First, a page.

Nyro died from ovarian cancer in 1997 at age 49 the same age the disease took her mother in 1975. Time only burnishes her art making this a well-worthwhile, carefully produced reissue cut from the original tape and well-packaged too.

The same goes for Analog Sparks' reissue of her follow up album New York Tendaberry (AS0004). Both were pressed at RTI with "Tip-on" Stoughton Press jackets.

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audiof001's picture

Ever try Billy Childs' 'Map To The Treasure: Reimagining Laura Nyro'? Fantastic in my book.

xtcfan80's picture

Thanks so much for the tip on the Billy Childs/Laura Nyro CD...wish it were issued on LP but such a beautiful album. Incredible...I have been enjoying Laura's New York Tendaberry for several years now...this is a great companion album.

TonyG's picture

Thank you for bringing these two great albums to the attention of folks who may be unfamiliar with them. I've been listening to "Eli" and "Tendaberry" regularly since they were first released and have gone through many copies of each.

I agree with your "strident' comment on Eli, less noticeable on Tendaberry. My 1H copy of Eli is so crackly, I am happy to have Analog Sparks reissue (a bargain at $25). Their reissue of Tendaberry bests the Pure Pleasure release of a couple years back.

This had to be a labor of love for someone at Analog Spark. So happy they did it.

Michael Fremer's picture
Roy Halee engineered that one I believe....
Roy Martin's picture

But not always.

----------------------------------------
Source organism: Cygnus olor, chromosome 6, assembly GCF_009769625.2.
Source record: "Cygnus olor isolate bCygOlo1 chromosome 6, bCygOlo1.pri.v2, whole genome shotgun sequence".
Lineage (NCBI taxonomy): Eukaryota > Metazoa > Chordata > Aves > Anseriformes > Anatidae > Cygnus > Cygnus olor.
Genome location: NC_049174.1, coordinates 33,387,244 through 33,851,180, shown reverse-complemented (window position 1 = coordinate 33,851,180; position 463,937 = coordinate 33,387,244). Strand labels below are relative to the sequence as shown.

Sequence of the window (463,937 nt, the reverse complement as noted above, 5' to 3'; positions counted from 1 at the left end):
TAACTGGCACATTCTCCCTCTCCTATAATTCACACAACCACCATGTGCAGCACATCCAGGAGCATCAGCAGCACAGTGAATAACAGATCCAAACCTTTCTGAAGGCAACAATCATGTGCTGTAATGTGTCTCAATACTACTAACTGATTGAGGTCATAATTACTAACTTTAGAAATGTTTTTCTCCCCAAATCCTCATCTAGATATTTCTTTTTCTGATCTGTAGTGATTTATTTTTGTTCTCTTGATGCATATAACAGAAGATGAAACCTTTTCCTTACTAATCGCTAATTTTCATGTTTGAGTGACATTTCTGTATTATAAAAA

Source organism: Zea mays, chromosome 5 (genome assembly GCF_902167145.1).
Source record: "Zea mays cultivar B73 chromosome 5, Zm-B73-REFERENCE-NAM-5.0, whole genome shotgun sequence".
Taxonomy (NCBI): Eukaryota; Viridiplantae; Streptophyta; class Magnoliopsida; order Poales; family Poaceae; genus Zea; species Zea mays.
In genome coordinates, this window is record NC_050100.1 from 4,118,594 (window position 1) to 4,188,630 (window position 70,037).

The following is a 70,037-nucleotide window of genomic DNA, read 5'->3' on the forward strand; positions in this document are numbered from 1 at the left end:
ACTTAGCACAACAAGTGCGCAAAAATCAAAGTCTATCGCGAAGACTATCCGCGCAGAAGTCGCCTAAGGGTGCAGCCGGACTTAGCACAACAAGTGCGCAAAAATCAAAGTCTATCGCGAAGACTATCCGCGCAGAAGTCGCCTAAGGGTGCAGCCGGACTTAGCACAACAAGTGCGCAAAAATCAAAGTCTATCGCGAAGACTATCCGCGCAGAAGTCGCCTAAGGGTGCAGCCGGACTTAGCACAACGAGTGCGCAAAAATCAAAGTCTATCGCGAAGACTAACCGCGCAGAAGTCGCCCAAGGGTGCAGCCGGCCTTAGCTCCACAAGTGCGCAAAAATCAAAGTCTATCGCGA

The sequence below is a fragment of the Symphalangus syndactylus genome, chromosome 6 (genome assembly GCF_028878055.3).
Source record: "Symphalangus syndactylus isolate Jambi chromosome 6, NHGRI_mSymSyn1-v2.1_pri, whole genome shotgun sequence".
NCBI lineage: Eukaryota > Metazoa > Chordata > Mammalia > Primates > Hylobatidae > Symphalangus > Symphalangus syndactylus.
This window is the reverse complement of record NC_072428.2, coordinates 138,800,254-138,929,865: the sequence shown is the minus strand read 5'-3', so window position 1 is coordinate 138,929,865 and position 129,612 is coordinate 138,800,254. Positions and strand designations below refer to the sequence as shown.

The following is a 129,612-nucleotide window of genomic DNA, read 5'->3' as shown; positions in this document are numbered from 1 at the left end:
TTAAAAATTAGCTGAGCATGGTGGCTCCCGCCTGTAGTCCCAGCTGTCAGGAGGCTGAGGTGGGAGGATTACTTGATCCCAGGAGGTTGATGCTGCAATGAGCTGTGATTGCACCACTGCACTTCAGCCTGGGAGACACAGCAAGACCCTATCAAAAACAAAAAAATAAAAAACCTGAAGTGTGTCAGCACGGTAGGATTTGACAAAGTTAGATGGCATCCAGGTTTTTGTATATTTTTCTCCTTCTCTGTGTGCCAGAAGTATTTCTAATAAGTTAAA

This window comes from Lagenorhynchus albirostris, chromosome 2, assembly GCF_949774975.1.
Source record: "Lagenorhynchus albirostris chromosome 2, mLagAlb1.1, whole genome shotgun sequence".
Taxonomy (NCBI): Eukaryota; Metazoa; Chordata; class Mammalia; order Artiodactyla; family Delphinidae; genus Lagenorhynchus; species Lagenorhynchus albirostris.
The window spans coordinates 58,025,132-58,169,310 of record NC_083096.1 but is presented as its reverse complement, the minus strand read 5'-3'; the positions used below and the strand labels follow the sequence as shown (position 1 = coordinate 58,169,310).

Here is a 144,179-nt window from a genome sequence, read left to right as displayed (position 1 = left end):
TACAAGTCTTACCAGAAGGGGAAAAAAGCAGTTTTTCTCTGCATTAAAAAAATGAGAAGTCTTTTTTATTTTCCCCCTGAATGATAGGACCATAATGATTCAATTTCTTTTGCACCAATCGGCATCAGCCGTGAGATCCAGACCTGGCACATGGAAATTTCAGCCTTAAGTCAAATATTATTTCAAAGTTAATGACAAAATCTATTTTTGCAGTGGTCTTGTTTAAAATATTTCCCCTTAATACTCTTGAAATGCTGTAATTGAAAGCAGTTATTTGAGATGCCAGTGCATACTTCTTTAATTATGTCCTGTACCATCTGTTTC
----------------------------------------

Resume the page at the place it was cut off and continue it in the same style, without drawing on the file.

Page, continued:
Explaining how I ended up with albums by Pat Kilroy and David Blue.

Grant M's picture

I purchased both Nyro titles from the analog spark website when they arrived on-line, and also have the Pure Pleasure version of Tendaberry. I concur they are bass-light. Some of it is the instrumentation, but a few tracks are really missing some bottom end. There are many quiet passages, so the overall very high quality vinyl of these reissues is great, i'm sure finding vintage copies without many crackles is not easy. In general, based on my sample of titles from Analog Spark, i agree that the mastering could use more bottom end. Maybe it's just the ones i've got, but i don't rate the sound higher than a 7 on anything from them so far. The Stoughton jackets are nice, but the photos are poor, the Pure Pleasure reissue has a much sharper picture with better colours and definition on the words printed, Analog Spark obvious copied a much more worn original jacket for theirs, the writing is almost illegible.

Grant M's picture

Analog Spark did use the original jacket image for their cover,
the one in Mikey's review is a later repressing with the title added.


Michael Fremer's picture
My original is a 1A original with no writing on the cover. From where did you hallucinate your comment?
Grant M's picture

Michael, yes, the original has no writing, as does the Analog Spark reissue, but my comment refers to the image you chose for the review at the top of this page, which is from a later version with the writing.

Dave Gerber's picture

I have many years of collecting rare records, and write in my blog how to care for them, and the sound is played forever - writing blog .